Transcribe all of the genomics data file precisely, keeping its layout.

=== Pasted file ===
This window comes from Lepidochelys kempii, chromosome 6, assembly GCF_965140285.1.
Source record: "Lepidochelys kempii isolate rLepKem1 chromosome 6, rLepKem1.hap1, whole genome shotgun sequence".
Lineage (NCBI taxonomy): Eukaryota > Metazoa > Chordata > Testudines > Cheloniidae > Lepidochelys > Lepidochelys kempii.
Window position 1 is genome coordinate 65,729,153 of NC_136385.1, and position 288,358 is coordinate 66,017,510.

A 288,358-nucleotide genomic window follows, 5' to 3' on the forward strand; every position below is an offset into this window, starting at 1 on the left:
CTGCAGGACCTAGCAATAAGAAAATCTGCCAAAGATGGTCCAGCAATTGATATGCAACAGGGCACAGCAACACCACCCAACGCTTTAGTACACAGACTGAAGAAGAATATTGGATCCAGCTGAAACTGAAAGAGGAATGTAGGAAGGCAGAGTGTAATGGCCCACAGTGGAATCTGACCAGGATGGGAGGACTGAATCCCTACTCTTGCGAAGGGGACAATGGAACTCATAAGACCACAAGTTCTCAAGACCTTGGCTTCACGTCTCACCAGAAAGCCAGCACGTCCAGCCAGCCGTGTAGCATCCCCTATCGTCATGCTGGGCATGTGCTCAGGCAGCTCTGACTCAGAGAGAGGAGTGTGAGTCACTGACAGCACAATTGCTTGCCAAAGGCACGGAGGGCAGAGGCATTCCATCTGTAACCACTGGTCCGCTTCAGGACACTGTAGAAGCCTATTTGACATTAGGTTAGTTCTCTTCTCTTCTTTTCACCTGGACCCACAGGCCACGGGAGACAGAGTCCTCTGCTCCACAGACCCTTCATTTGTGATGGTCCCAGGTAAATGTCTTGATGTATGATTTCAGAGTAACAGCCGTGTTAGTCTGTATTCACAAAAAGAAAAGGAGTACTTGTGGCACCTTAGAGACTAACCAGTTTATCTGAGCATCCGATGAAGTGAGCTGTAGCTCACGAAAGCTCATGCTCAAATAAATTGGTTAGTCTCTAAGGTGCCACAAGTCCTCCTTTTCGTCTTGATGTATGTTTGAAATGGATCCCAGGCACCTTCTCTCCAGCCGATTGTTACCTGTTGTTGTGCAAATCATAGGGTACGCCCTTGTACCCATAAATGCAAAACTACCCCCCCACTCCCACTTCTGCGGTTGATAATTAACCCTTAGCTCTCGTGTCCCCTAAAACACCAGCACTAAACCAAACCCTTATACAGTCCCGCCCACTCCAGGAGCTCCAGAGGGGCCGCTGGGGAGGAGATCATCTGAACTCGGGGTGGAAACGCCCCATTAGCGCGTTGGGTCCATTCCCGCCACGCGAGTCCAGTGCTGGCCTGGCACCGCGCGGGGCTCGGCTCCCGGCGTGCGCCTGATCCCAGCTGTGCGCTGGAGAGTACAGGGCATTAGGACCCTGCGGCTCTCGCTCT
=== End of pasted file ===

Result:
This window comes from Lepidochelys kempii, chromosome 6, assembly GCF_965140285.1.
Source record: "Lepidochelys kempii isolate rLepKem1 chromosome 6, rLepKem1.hap1, whole genome shotgun sequence".
Lineage (NCBI taxonomy): Eukaryota > Metazoa > Chordata > Testudines > Cheloniidae > Lepidochelys > Lepidochelys kempii.
Window position 1 is genome coordinate 65,729,153 of NC_136385.1, and position 288,358 is coordinate 66,017,510.

A 288,358-nucleotide genomic window follows, 5' to 3' on the forward strand; every position below is an offset into this window, starting at 1 on the left:
CTGCAGGACCTAGCAATAAGAAAATCTGCCAAAGATGGTCCAGCAATTGATATGCAACAGGGCACAGCAACACCACCCAACGCTTTAGTACACAGACTGAAGAAGAATATTGGATCCAGCTGAAACTGAAAGAGGAATGTAGGAAGGCAGAGTGTAATGGCCCACAGTGGAATCTGACCAGGATGGGAGGACTGAATCCCTACTCTTGCGAAGGGGACAATGGAACTCATAAGACCACAAGTTCTCAAGACCTTGGCTTCACGTCTCACCAGAAAGCCAGCACGTCCAGCCAGCCGTGTAGCATCCCCTATCGTCATGCTGGGCATGTGCTCAGGCAGCTCTGACTCAGAGAGAGGAGTGTGAGTCACTGACAGCACAATTGCTTGCCAAAGGCACGGAGGGCAGAGGCATTCCATCTGTAACCACTGGTCCGCTTCAGGACACTGTAGAAGCCTATTTGACATTAGGTTAGTTCTCTTCTCTTCTTTTCACCTGGACCCACAGGCCACGGGAGACAGAGTCCTCTGCTCCACAGACCCTTCATTTGTGATGGTCCCAGGTAAATGTCTTGATGTATGATTTCAGAGTAACAGCCGTGTTAGTCTGTATTCACAAAAAGAAAAGGAGTACTTGTGGCACCTTAGAGACTAACCAGTTTATCTGAGCATCCGATGAAGTGAGCTGTAGCTCACGAAAGCTCATGCTCAAATAAATTGGTTAGTCTCTAAGGTGCCACAAGTCCTCCTTTTCGTCTTGATGTATGTTTGAAATGGATCCCAGGCACCTTCTCTCCAGCCGATTGTTACCTGTTGTTGTGCAAATCATAGGGTACGCCCTTGTACCCATAAATGCAAAACTACCCCCCCACTCCCACTTCTGCGGTTGATAATTAACCCTTAGCTCTCGTGTCCCCTAAAACACCAGCACTAAACCAAACCCTTATACAGTCCCGCCCACTCCAGGAGCTCCAGAGGGGCCGCTGGGGAGGAGATCATCTGAACTCGGGGTGGAAACGCCCCATTAGCGCGTTGGGTCCATTCCCGCCACGCGAGTCCAGTGCTGGCCTGGCACCGCGCGGGGCTCGGCTCCCGGCGTGCGCCTGATCCCAGCTGTGCGCTGGAGAGTACAGGGCATTAGGACCCTGCGGCTCTCGCTCT